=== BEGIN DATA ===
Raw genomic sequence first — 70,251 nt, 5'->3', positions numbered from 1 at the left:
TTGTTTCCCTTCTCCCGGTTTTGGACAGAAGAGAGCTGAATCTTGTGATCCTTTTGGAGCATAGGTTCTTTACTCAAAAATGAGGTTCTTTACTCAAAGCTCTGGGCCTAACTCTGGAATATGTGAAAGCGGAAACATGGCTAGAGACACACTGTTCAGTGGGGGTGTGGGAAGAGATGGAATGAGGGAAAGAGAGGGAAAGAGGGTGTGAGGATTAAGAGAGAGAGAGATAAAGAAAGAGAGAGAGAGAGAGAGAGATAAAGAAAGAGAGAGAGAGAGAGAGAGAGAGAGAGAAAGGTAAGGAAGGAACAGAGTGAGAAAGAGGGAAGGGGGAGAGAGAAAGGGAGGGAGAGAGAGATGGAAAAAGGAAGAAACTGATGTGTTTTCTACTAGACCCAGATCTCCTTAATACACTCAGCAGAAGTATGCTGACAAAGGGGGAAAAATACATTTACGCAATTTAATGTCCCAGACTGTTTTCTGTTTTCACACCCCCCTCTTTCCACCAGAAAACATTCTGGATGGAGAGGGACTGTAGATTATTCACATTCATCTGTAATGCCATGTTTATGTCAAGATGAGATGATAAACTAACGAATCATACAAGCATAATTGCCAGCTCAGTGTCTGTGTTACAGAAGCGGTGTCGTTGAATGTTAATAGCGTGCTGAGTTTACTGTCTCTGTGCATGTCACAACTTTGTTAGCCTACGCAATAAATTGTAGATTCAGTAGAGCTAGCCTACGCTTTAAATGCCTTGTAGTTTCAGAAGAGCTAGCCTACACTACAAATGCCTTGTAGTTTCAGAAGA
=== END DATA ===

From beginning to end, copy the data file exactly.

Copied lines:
Raw genomic sequence first — 70,251 nt, 5'->3', positions numbered from 1 at the left:
TTGTTTCCCTTCTCCCGGTTTTGGACAGAAGAGAGCTGAATCTTGTGATCCTTTTGGAGCATAGGTTCTTTACTCAAAAATGAGGTTCTTTACTCAAAGCTCTGGGCCTAACTCTGGAATATGTGAAAGCGGAAACATGGCTAGAGACACACTGTTCAGTGGGGGTGTGGGAAGAGATGGAATGAGGGAAAGAGAGGGAAAGAGGGTGTGAGGATTAAGAGAGAGAGAGATAAAGAAAGAGAGAGAGAGAGAGAGAGATAAAGAAAGAGAGAGAGAGAGAGAGAGAGAGAGAGAAAGGTAAGGAAGGAACAGAGTGAGAAAGAGGGAAGGGGGAGAGAGAAAGGGAGGGAGAGAGAGATGGAAAAAGGAAGAAACTGATGTGTTTTCTACTAGACCCAGATCTCCTTAATACACTCAGCAGAAGTATGCTGACAAAGGGGGAAAAATACATTTACGCAATTTAATGTCCCAGACTGTTTTCTGTTTTCACACCCCCCTCTTTCCACCAGAAAACATTCTGGATGGAGAGGGACTGTAGATTATTCACATTCATCTGTAATGCCATGTTTATGTCAAGATGAGATGATAAACTAACGAATCATACAAGCATAATTGCCAGCTCAGTGTCTGTGTTACAGAAGCGGTGTCGTTGAATGTTAATAGCGTGCTGAGTTTACTGTCTCTGTGCATGTCACAACTTTGTTAGCCTACGCAATAAATTGTAGATTCAGTAGAGCTAGCCTACGCTTTAAATGCCTTGTAGTTTCAGAAGAGCTAGCCTACACTACAAATGCCTTGTAGTTTCAGAAGA